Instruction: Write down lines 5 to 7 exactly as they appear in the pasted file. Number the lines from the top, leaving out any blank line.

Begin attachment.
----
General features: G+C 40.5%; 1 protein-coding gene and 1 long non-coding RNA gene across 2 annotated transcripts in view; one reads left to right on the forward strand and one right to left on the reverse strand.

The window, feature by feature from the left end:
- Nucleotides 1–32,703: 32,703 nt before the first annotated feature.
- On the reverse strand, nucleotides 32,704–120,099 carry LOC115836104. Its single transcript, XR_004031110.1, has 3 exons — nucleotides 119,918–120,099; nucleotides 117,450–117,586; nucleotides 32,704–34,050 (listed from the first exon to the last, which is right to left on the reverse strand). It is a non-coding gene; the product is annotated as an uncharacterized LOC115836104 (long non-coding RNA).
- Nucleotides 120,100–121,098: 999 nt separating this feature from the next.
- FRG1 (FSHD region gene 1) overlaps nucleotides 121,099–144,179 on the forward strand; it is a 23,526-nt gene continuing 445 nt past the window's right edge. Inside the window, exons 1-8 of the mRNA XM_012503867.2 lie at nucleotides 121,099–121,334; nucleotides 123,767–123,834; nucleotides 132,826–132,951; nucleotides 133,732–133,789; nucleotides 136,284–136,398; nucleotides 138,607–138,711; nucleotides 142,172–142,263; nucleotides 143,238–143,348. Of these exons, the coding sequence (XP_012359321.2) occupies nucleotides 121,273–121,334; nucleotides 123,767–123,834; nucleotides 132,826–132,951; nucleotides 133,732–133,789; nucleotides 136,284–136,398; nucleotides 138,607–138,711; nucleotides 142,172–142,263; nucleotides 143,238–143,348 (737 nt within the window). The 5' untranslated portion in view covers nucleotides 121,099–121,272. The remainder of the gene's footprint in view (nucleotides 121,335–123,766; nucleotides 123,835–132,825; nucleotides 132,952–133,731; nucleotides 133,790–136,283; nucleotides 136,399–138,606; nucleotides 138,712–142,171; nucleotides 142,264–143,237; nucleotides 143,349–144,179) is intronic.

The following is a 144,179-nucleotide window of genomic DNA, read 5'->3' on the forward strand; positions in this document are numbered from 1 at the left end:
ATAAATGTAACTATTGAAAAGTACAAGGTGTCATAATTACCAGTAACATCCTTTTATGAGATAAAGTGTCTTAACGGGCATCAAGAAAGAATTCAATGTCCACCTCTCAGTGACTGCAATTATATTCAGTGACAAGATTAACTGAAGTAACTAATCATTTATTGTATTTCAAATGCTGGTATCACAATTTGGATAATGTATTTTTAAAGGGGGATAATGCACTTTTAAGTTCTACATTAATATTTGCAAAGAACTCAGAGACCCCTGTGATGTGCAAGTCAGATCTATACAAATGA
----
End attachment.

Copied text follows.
- Nucleotides 120,100–121,098: 999 nt separating this feature from the next.
- FRG1 (FSHD region gene 1) overlaps nucleotides 121,099–144,179 on the forward strand; it is a 23,526-nt gene continuing 445 nt past the window's right edge. Inside the window, exons 1-8 of the mRNA XM_012503867.2 lie at nucleotides 121,099–121,334; nucleotides 123,767–123,834; nucleotides 132,826–132,951; nucleotides 133,732–133,789; nucleotides 136,284–136,398; nucleotides 138,607–138,711; nucleotides 142,172–142,263; nucleotides 143,238–143,348. Of these exons, the coding sequence (XP_012359321.2) occupies nucleotides 121,273–121,334; nucleotides 123,767–123,834; nucleotides 132,826–132,951; nucleotides 133,732–133,789; nucleotides 136,284–136,398; nucleotides 138,607–138,711; nucleotides 142,172–142,263; nucleotides 143,238–143,348 (737 nt within the window). The 5' untranslated portion in view covers nucleotides 121,099–121,272. The remainder of the gene's footprint in view (nucleotides 121,335–123,766; nucleotides 123,835–132,825; nucleotides 132,952–133,731; nucleotides 133,790–136,283; nucleotides 136,399–138,606; nucleotides 138,712–142,171; nucleotides 142,264–143,237; nucleotides 143,349–144,179) is intronic.

The following is a 144,179-nucleotide window of genomic DNA, read 5'->3' on the forward strand; positions in this document are numbered from 1 at the left end: